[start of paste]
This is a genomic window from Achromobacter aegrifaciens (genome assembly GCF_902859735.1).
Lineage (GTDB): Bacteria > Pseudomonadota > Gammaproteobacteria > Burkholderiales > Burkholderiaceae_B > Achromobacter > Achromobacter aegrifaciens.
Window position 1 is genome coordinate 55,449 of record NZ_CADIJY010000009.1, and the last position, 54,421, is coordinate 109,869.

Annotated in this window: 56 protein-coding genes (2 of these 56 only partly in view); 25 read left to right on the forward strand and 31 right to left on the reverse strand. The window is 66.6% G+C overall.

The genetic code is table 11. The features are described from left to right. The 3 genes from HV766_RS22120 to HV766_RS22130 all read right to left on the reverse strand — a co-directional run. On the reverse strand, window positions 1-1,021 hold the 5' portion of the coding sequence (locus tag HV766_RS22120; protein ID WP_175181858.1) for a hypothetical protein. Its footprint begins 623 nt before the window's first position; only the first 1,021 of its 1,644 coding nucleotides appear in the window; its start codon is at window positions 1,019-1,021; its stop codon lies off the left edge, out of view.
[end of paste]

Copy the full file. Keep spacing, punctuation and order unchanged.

This is a genomic window from Achromobacter aegrifaciens (genome assembly GCF_902859735.1).
Lineage (GTDB): Bacteria > Pseudomonadota > Gammaproteobacteria > Burkholderiales > Burkholderiaceae_B > Achromobacter > Achromobacter aegrifaciens.
Window position 1 is genome coordinate 55,449 of record NZ_CADIJY010000009.1, and the last position, 54,421, is coordinate 109,869.

Annotated in this window: 56 protein-coding genes (2 of these 56 only partly in view); 25 read left to right on the forward strand and 31 right to left on the reverse strand. The window is 66.6% G+C overall.

The genetic code is table 11. The features are described from left to right. The 3 genes from HV766_RS22120 to HV766_RS22130 all read right to left on the reverse strand — a co-directional run. On the reverse strand, window positions 1-1,021 hold the 5' portion of the coding sequence (locus tag HV766_RS22120; protein ID WP_175181858.1) for a hypothetical protein. Its footprint begins 623 nt before the window's first position; only the first 1,021 of its 1,644 coding nucleotides appear in the window; its start codon is at window positions 1,019-1,021; its stop codon lies off the left edge, out of view.